Sunday, September 2, 2012

Getting back into the groove (?)

As summer draws to a close, I find that I haven't taken very many pictures during this hot, humid, crazy season. I still have quite a backlog from springtime, though, so why not go with that?

This spring was heavy on the orchids for me, with many new species finding their way into my life and on the other end of my camera lens. Some were seen in Ohio, others in Michigan. And so we will turn our attention to northern Michigan where I encountered a number of "life" orchids.

I was delighted to be the person in our group who spotted this stunner blooming amid the leaf litter. It's Striped Coralroot, Corallorhiza striata. You will notice there's no green in this plant. That's because it doesn't produce chlorophyll and thus doesn't photosynthesize. I still don't understand all the mechanics behind plants that rely only on fungi in the leaf litter or the roots of other plants for their nourishment, but it's still fascinating, nonetheless.

Another stunning orchid encountered during my May trip to Michigan was this Ram's-head Lady's-slipper (also called Ram's-head Orchid), Cypripedium arietinum. This was an especially wonderful treat due to its rarity, and was surely a life plant for almost all in our group (including moi). The population of these orchids in the area where we found this specimen was small and fragile, so we had to watch our step to make sure to not damage any of the existing plants.

Perhaps more familiar, and certainly very common along our walks, was the Yellow Lady's-slipper, Cypripedium parviflorum. The huge flowers on these are sure crowd-pleasers. You could probably fit about 3 flowers from the Ram's-head Orchid into one of the Yellow Lady's-slippers.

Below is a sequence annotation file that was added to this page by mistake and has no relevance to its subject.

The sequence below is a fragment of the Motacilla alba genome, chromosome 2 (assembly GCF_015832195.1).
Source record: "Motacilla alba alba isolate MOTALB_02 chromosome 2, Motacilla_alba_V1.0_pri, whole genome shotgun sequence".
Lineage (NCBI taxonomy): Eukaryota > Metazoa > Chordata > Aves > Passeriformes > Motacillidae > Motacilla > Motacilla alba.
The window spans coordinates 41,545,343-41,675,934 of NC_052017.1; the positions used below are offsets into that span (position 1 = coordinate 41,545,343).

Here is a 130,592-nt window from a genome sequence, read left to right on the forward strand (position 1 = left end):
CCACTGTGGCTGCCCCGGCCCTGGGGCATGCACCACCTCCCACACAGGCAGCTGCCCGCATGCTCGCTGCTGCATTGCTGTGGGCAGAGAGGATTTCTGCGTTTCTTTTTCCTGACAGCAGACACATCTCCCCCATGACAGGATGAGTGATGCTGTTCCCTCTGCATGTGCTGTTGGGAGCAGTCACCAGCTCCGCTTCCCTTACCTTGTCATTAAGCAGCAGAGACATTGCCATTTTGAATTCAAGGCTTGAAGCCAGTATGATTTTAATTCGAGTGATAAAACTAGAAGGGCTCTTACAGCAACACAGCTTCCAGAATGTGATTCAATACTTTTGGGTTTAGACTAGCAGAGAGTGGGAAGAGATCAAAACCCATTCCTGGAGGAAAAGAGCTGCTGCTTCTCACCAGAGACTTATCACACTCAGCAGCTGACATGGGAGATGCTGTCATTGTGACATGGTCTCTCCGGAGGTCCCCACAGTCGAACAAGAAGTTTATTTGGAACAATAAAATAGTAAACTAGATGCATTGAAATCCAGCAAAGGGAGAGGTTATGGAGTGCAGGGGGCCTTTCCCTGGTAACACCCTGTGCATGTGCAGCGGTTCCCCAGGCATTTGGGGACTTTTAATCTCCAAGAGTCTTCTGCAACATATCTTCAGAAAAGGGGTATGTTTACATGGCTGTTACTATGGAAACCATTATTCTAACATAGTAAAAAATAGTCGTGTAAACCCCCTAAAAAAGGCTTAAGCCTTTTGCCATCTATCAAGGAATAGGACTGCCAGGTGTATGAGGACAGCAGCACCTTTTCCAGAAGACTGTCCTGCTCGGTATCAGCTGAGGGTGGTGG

My final plant for this post has an orchid-looking flower, but actually belongs to the milkwort family. It's dainty and bright, and is easily spotted even though it grows rather low to the ground. It's known by a number of common names such as Fringed Polygala, Fringed Milkwort, or Gaywings (scientific name is Polygala paucifolia).

For my next post, I'll share some orchids I've encountered a little closer to home.


DeniseinVA said...

These are absolutely stunning. They are all knew to me except for the lady slipper, except that I saw a pink one several years ago along a forest trail in the Shenadoah's. I have thoroughly enjoyed this post, thank you.

Judy said...

Fascinating!! Learn so much, dipping into the blogs I follow!! I have never seen any of these flowers, and they are all so pretty!! I much prefer your photos of the coralroot to the ones in my book, btw!!

Mark said...

Great images and examples of our local wild orchids Heather.

I know what you mean about not photographing much during the summer. It has been much the same for me.

Andrew Piller said...

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ZielonaMila said...

Beauties collections of flowers, fantastic colours. I am greeting

Ivan Cordero said...

It is amazing how beautiful wild flowers can be when looked at closely. Thanks for sharing. Ivan Cordero

Backpacks said...

Thank you for sharing, also everything is very well explained and the photos are wonderful

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